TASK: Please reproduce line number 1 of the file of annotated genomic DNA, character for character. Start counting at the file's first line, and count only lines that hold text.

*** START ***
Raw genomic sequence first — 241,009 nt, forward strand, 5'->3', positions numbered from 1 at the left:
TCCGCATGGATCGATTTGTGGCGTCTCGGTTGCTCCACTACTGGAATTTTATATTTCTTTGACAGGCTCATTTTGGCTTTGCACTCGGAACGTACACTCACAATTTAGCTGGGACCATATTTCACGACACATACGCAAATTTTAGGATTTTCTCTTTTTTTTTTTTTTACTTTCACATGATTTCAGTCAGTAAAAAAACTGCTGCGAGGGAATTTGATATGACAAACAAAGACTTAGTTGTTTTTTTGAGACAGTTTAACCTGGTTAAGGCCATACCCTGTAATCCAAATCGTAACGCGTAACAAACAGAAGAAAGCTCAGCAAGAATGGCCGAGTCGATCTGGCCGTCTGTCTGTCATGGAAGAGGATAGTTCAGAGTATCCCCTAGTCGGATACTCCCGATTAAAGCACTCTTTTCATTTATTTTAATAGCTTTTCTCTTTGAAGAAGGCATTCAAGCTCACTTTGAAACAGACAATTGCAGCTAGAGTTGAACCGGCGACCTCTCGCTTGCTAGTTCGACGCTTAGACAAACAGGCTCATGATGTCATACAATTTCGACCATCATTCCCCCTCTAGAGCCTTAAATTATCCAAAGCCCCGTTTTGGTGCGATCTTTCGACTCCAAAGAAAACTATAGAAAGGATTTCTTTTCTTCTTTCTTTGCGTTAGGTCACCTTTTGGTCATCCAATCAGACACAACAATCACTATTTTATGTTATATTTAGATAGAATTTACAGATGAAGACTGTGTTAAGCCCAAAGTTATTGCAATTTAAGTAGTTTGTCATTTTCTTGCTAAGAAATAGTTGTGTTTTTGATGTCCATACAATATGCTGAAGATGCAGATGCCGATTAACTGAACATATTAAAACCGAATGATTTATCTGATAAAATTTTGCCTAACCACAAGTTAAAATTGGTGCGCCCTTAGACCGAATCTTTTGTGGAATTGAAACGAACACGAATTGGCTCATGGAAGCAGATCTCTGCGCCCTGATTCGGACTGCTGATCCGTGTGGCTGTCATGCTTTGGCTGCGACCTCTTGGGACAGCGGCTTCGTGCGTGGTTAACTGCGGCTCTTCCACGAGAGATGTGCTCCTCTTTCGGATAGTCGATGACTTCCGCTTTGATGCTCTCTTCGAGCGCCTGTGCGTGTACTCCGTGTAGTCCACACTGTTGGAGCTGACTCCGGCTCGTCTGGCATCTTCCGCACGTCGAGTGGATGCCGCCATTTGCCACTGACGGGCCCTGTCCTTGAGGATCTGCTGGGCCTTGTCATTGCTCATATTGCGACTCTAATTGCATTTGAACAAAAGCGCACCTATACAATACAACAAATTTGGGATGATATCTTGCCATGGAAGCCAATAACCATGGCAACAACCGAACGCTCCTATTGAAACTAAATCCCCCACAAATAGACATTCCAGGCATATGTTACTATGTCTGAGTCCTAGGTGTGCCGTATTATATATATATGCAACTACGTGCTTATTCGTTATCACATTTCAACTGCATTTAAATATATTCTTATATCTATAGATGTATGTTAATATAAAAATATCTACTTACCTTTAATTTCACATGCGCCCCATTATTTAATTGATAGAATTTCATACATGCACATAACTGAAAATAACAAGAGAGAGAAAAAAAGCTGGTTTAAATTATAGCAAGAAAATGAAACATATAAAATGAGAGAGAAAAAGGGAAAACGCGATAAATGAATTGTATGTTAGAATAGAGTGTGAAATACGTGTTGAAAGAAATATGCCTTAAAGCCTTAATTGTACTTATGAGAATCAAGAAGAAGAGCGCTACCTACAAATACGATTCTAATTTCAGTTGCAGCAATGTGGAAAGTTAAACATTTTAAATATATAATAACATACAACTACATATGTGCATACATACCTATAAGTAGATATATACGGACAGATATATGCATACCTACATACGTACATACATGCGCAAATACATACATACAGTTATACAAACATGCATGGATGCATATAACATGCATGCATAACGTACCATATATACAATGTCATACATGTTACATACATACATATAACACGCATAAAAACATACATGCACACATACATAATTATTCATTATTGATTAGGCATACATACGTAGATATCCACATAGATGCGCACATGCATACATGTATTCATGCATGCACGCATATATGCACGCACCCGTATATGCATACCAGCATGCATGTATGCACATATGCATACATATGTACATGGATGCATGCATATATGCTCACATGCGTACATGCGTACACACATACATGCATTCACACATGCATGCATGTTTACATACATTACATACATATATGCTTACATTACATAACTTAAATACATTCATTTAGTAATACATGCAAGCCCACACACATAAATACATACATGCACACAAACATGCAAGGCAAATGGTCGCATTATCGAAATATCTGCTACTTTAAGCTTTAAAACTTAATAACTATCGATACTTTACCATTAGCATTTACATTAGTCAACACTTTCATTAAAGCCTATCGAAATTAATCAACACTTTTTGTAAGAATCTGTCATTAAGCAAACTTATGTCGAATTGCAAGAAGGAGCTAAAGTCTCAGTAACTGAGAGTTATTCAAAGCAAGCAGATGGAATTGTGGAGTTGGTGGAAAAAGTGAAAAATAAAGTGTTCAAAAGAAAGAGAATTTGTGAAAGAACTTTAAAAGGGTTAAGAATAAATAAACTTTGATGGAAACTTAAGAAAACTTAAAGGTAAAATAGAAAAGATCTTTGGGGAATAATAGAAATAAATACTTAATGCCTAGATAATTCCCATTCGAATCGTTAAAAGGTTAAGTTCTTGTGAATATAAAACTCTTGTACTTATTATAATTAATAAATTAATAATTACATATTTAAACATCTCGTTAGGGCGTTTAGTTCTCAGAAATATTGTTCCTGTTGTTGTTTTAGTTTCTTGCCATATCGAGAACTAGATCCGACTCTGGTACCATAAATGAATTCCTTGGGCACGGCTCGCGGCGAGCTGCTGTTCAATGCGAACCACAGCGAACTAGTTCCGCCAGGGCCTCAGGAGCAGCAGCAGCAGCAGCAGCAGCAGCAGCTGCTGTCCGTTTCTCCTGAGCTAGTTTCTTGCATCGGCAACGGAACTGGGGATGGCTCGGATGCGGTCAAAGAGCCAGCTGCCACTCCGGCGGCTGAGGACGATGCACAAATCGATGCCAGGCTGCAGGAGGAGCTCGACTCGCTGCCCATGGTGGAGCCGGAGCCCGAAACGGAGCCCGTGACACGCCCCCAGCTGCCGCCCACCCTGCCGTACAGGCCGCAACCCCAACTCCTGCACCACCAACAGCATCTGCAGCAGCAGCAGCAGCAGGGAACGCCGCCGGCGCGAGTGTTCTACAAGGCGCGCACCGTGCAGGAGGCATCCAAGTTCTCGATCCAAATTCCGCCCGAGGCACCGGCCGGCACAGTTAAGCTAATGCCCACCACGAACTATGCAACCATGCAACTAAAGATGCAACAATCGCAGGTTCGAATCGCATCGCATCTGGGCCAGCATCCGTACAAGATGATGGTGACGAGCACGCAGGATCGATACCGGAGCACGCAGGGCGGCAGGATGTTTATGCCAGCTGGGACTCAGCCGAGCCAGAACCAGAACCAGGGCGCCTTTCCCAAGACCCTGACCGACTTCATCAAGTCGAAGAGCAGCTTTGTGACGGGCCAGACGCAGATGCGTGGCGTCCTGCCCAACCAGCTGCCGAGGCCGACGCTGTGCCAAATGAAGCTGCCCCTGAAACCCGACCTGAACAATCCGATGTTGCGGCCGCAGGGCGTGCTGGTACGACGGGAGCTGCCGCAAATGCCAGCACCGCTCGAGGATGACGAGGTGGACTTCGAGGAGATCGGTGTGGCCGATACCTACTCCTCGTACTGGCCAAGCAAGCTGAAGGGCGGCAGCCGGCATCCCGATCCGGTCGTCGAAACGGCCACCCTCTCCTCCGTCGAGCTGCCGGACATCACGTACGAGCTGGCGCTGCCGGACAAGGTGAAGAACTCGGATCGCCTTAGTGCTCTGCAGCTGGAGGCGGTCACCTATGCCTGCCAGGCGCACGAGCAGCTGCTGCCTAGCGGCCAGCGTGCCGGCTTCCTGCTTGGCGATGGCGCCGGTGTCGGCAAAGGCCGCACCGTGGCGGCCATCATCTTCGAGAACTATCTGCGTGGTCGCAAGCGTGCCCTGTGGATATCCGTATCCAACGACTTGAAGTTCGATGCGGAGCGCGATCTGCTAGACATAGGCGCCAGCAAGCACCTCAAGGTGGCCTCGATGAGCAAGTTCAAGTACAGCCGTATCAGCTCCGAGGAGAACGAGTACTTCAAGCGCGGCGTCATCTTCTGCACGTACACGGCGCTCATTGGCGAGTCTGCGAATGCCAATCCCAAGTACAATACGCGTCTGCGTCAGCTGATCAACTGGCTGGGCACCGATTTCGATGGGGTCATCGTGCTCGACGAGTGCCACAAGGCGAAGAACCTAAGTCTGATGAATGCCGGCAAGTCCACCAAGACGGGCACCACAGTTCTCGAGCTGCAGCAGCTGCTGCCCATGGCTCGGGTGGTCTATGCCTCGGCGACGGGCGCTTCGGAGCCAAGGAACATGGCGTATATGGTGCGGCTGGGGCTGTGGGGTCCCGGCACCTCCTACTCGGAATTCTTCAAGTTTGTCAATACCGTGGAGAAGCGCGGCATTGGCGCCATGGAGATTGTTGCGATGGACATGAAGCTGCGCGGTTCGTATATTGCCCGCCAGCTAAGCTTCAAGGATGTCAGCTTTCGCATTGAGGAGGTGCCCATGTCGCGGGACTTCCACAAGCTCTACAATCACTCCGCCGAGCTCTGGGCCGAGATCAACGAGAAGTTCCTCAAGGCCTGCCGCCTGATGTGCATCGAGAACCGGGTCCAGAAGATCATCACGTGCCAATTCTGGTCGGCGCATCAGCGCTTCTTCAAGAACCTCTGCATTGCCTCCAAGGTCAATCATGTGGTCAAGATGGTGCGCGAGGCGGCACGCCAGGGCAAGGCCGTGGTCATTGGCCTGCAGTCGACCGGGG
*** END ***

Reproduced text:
Raw genomic sequence first — 241,009 nt, forward strand, 5'->3', positions numbered from 1 at the left: